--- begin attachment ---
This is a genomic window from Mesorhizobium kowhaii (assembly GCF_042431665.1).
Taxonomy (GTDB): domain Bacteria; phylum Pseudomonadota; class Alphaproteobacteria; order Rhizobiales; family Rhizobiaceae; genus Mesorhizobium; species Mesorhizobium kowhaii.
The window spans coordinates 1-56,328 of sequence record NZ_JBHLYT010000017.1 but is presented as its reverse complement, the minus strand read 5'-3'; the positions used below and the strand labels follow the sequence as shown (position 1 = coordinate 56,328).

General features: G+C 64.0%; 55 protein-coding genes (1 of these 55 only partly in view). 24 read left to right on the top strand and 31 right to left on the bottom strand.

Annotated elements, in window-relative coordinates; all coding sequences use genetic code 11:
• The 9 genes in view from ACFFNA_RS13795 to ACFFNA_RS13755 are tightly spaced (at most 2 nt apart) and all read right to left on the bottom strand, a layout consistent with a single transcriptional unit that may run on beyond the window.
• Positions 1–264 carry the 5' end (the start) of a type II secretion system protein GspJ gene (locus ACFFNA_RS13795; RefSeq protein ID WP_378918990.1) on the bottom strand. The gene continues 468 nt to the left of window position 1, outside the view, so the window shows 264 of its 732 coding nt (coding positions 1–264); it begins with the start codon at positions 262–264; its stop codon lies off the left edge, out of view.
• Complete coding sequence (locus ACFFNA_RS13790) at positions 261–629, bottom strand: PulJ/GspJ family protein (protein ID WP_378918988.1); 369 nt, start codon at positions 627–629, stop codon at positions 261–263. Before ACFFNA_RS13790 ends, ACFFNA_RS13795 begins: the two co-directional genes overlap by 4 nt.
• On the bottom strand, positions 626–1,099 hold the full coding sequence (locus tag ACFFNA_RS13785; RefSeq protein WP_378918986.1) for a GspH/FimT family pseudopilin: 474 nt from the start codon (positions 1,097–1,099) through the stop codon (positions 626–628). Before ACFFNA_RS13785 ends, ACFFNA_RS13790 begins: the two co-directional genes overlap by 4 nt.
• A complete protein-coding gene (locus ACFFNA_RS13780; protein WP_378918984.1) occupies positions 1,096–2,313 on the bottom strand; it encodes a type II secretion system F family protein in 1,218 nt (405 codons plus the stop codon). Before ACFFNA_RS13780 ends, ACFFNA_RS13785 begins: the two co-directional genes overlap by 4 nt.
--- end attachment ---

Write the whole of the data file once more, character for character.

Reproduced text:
This is a genomic window from Mesorhizobium kowhaii (assembly GCF_042431665.1).
Taxonomy (GTDB): domain Bacteria; phylum Pseudomonadota; class Alphaproteobacteria; order Rhizobiales; family Rhizobiaceae; genus Mesorhizobium; species Mesorhizobium kowhaii.
The window spans coordinates 1-56,328 of sequence record NZ_JBHLYT010000017.1 but is presented as its reverse complement, the minus strand read 5'-3'; the positions used below and the strand labels follow the sequence as shown (position 1 = coordinate 56,328).

General features: G+C 64.0%; 55 protein-coding genes (1 of these 55 only partly in view). 24 read left to right on the top strand and 31 right to left on the bottom strand.

Annotated elements, in window-relative coordinates; all coding sequences use genetic code 11:
• The 9 genes in view from ACFFNA_RS13795 to ACFFNA_RS13755 are tightly spaced (at most 2 nt apart) and all read right to left on the bottom strand, a layout consistent with a single transcriptional unit that may run on beyond the window.
• Positions 1–264 carry the 5' end (the start) of a type II secretion system protein GspJ gene (locus ACFFNA_RS13795; RefSeq protein ID WP_378918990.1) on the bottom strand. The gene continues 468 nt to the left of window position 1, outside the view, so the window shows 264 of its 732 coding nt (coding positions 1–264); it begins with the start codon at positions 262–264; its stop codon lies off the left edge, out of view.
• Complete coding sequence (locus ACFFNA_RS13790) at positions 261–629, bottom strand: PulJ/GspJ family protein (protein ID WP_378918988.1); 369 nt, start codon at positions 627–629, stop codon at positions 261–263. Before ACFFNA_RS13790 ends, ACFFNA_RS13795 begins: the two co-directional genes overlap by 4 nt.
• On the bottom strand, positions 626–1,099 hold the full coding sequence (locus tag ACFFNA_RS13785; RefSeq protein WP_378918986.1) for a GspH/FimT family pseudopilin: 474 nt from the start codon (positions 1,097–1,099) through the stop codon (positions 626–628). Before ACFFNA_RS13785 ends, ACFFNA_RS13790 begins: the two co-directional genes overlap by 4 nt.
• A complete protein-coding gene (locus ACFFNA_RS13780; protein WP_378918984.1) occupies positions 1,096–2,313 on the bottom strand; it encodes a type II secretion system F family protein in 1,218 nt (405 codons plus the stop codon). Before ACFFNA_RS13780 ends, ACFFNA_RS13785 begins: the two co-directional genes overlap by 4 nt.